My name is Osman Mansaray. Before the outbreak, I was a private driver in Freetown. I became a member of the burial team in July 2014 as a driver, and I joined the very first burial team that was set up by the government known as team1. So am still attached to this team.
My very first day starting work was and is still the most memorable one. We had three corpses already in the vehicle and had gone collect the fourth which happened to be at Kissy brook. Unfortunately, this corpse had taken about three days in the house and the neighbors and family members were furious about that. As a result, when we arrived to pick up the corpse, they were so angry that they violently attacked us: they pelted us with stones and other missiles which physically wounded some of our members. We had to be rescued by some police personnel led by AIG Memuna who accompanied us to cemetery and she and her team became our official escort throughout the intervention
Another powerful moment for me was the time when my wife gave birth to our baby. Because I was a member of the burial team, nobody ever touched the baby or even go close to the lactating mother, all for fear of not contacting the virus through. This stigmatization and isolation discouraged my wife so much that she wanted to leave the compound. I had to continue talking to her to stay calm and have faith in GOD and in the fact that we are doing nothing wrong. So we had a lot of intimidation both in the field and in our respective homes.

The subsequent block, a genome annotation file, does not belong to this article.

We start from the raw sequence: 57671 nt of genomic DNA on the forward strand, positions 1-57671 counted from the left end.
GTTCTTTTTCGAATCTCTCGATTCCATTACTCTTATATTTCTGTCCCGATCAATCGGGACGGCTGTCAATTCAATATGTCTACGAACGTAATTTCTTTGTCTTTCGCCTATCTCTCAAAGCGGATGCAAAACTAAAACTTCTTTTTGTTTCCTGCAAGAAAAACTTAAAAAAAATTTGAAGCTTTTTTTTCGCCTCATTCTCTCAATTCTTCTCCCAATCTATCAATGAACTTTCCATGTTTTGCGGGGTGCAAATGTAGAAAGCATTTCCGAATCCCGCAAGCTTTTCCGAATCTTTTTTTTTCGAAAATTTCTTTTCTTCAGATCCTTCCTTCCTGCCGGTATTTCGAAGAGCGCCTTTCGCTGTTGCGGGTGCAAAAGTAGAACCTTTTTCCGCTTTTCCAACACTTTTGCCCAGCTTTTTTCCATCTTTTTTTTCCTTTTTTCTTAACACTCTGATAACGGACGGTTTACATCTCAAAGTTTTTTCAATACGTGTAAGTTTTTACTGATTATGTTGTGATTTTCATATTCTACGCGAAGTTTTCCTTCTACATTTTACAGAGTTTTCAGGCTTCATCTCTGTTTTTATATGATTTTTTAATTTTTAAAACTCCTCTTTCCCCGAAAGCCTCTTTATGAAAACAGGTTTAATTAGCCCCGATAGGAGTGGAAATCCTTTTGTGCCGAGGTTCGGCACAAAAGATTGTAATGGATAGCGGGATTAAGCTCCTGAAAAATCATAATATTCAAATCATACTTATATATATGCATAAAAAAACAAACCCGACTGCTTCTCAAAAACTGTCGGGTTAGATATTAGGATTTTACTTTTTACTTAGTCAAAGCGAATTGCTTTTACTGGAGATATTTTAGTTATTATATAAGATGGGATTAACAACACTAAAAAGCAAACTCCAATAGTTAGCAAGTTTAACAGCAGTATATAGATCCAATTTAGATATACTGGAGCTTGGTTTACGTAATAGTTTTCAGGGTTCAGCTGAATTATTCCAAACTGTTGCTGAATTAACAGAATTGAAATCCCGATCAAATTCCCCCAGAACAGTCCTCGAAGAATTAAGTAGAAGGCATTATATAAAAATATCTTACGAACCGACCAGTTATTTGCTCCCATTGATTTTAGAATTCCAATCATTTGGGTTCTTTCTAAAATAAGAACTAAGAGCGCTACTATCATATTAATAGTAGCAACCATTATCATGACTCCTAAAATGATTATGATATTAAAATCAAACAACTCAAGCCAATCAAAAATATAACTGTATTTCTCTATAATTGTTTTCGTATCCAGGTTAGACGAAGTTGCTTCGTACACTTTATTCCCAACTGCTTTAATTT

Moreover, some of the main lessons that I learned during this work, are that the best way to serve humanity in such daring situations is by being steadfast and resilient
Finally, my own hope for the future is that of prayer: am praying that the government does something for us after such a risky service to our country so that it would not be a shame on us in our communities